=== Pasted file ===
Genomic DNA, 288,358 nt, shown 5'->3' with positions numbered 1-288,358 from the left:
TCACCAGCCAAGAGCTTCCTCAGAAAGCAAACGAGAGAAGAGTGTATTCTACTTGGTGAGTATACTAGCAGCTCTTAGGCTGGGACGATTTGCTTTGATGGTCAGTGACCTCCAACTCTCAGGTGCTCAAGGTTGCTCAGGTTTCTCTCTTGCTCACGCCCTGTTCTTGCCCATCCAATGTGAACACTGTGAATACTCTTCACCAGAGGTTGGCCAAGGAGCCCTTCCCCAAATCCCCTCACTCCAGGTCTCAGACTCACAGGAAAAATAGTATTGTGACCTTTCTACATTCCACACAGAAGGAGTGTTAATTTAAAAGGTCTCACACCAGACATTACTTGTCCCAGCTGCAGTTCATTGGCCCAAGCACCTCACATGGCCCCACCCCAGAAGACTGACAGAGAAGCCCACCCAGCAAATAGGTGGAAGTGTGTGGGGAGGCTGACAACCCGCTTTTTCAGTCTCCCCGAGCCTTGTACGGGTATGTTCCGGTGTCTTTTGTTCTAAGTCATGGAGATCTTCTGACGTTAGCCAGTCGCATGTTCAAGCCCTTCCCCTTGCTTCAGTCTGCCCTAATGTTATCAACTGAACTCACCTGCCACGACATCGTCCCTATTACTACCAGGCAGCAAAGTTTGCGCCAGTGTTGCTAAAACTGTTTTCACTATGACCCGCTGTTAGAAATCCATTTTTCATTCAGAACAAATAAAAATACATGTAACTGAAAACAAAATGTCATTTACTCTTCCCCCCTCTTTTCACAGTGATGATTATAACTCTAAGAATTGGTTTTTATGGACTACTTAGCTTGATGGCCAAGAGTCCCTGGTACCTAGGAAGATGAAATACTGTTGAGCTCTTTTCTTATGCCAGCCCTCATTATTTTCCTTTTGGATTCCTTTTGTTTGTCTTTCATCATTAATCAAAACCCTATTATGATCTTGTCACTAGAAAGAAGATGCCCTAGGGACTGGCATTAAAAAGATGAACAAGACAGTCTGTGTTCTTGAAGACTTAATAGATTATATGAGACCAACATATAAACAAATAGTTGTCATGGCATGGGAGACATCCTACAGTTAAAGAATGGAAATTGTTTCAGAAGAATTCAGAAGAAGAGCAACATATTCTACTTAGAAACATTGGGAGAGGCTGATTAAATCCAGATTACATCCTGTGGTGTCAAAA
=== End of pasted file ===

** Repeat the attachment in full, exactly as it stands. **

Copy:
Genomic DNA, 288,358 nt, shown 5'->3' with positions numbered 1-288,358 from the left:
TCACCAGCCAAGAGCTTCCTCAGAAAGCAAACGAGAGAAGAGTGTATTCTACTTGGTGAGTATACTAGCAGCTCTTAGGCTGGGACGATTTGCTTTGATGGTCAGTGACCTCCAACTCTCAGGTGCTCAAGGTTGCTCAGGTTTCTCTCTTGCTCACGCCCTGTTCTTGCCCATCCAATGTGAACACTGTGAATACTCTTCACCAGAGGTTGGCCAAGGAGCCCTTCCCCAAATCCCCTCACTCCAGGTCTCAGACTCACAGGAAAAATAGTATTGTGACCTTTCTACATTCCACACAGAAGGAGTGTTAATTTAAAAGGTCTCACACCAGACATTACTTGTCCCAGCTGCAGTTCATTGGCCCAAGCACCTCACATGGCCCCACCCCAGAAGACTGACAGAGAAGCCCACCCAGCAAATAGGTGGAAGTGTGTGGGGAGGCTGACAACCCGCTTTTTCAGTCTCCCCGAGCCTTGTACGGGTATGTTCCGGTGTCTTTTGTTCTAAGTCATGGAGATCTTCTGACGTTAGCCAGTCGCATGTTCAAGCCCTTCCCCTTGCTTCAGTCTGCCCTAATGTTATCAACTGAACTCACCTGCCACGACATCGTCCCTATTACTACCAGGCAGCAAAGTTTGCGCCAGTGTTGCTAAAACTGTTTTCACTATGACCCGCTGTTAGAAATCCATTTTTCATTCAGAACAAATAAAAATACATGTAACTGAAAACAAAATGTCATTTACTCTTCCCCCCTCTTTTCACAGTGATGATTATAACTCTAAGAATTGGTTTTTATGGACTACTTAGCTTGATGGCCAAGAGTCCCTGGTACCTAGGAAGATGAAATACTGTTGAGCTCTTTTCTTATGCCAGCCCTCATTATTTTCCTTTTGGATTCCTTTTGTTTGTCTTTCATCATTAATCAAAACCCTATTATGATCTTGTCACTAGAAAGAAGATGCCCTAGGGACTGGCATTAAAAAGATGAACAAGACAGTCTGTGTTCTTGAAGACTTAATAGATTATATGAGACCAACATATAAACAAATAGTTGTCATGGCATGGGAGACATCCTACAGTTAAAGAATGGAAATTGTTTCAGAAGAATTCAGAAGAAGAGCAACATATTCTACTTAGAAACATTGGGAGAGGCTGATTAAATCCAGATTACATCCTGTGGTGTCAAAA